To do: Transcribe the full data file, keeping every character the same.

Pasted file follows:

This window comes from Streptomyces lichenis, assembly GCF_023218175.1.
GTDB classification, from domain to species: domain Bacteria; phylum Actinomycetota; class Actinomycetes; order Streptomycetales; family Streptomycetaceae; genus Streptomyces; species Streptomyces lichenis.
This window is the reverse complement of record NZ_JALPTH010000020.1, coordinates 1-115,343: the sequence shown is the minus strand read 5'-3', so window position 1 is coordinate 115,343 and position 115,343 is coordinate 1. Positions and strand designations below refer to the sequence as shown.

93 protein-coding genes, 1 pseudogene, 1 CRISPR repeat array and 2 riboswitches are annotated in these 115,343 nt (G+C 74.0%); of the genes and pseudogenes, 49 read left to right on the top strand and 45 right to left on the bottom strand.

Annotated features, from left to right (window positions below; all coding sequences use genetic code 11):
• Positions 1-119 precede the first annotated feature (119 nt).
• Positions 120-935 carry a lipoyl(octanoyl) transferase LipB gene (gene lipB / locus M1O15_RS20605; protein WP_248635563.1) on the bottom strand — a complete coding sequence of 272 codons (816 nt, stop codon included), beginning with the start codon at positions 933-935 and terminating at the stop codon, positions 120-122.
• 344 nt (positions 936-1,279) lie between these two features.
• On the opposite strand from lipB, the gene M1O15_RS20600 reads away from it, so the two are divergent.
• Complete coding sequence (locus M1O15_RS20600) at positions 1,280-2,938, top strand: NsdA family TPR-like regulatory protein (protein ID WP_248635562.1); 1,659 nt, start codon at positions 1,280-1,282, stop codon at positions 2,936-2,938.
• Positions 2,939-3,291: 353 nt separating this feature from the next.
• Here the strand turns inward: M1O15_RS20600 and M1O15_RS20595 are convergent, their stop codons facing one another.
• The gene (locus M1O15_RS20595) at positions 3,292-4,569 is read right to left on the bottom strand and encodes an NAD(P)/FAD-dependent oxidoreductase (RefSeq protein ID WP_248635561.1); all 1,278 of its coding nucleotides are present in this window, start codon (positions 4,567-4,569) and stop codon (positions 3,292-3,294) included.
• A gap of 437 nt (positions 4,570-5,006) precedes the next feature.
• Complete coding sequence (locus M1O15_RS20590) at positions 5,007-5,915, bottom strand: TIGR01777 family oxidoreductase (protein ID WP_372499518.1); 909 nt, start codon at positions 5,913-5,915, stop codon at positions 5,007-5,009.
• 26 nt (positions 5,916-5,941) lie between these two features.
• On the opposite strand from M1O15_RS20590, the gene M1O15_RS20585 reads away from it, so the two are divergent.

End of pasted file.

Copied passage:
This window comes from Streptomyces lichenis, assembly GCF_023218175.1.
GTDB classification, from domain to species: domain Bacteria; phylum Actinomycetota; class Actinomycetes; order Streptomycetales; family Streptomycetaceae; genus Streptomyces; species Streptomyces lichenis.
This window is the reverse complement of record NZ_JALPTH010000020.1, coordinates 1-115,343: the sequence shown is the minus strand read 5'-3', so window position 1 is coordinate 115,343 and position 115,343 is coordinate 1. Positions and strand designations below refer to the sequence as shown.

93 protein-coding genes, 1 pseudogene, 1 CRISPR repeat array and 2 riboswitches are annotated in these 115,343 nt (G+C 74.0%); of the genes and pseudogenes, 49 read left to right on the top strand and 45 right to left on the bottom strand.

Annotated features, from left to right (window positions below; all coding sequences use genetic code 11):
• Positions 1-119 precede the first annotated feature (119 nt).
• Positions 120-935 carry a lipoyl(octanoyl) transferase LipB gene (gene lipB / locus M1O15_RS20605; protein WP_248635563.1) on the bottom strand — a complete coding sequence of 272 codons (816 nt, stop codon included), beginning with the start codon at positions 933-935 and terminating at the stop codon, positions 120-122.
• 344 nt (positions 936-1,279) lie between these two features.
• On the opposite strand from lipB, the gene M1O15_RS20600 reads away from it, so the two are divergent.
• Complete coding sequence (locus M1O15_RS20600) at positions 1,280-2,938, top strand: NsdA family TPR-like regulatory protein (protein ID WP_248635562.1); 1,659 nt, start codon at positions 1,280-1,282, stop codon at positions 2,936-2,938.
• Positions 2,939-3,291: 353 nt separating this feature from the next.
• Here the strand turns inward: M1O15_RS20600 and M1O15_RS20595 are convergent, their stop codons facing one another.
• The gene (locus M1O15_RS20595) at positions 3,292-4,569 is read right to left on the bottom strand and encodes an NAD(P)/FAD-dependent oxidoreductase (RefSeq protein ID WP_248635561.1); all 1,278 of its coding nucleotides are present in this window, start codon (positions 4,567-4,569) and stop codon (positions 3,292-3,294) included.
• A gap of 437 nt (positions 4,570-5,006) precedes the next feature.
• Complete coding sequence (locus M1O15_RS20590) at positions 5,007-5,915, bottom strand: TIGR01777 family oxidoreductase (protein ID WP_372499518.1); 909 nt, start codon at positions 5,913-5,915, stop codon at positions 5,007-5,009.
• 26 nt (positions 5,916-5,941) lie between these two features.
• On the opposite strand from M1O15_RS20590, the gene M1O15_RS20585 reads away from it, so the two are divergent.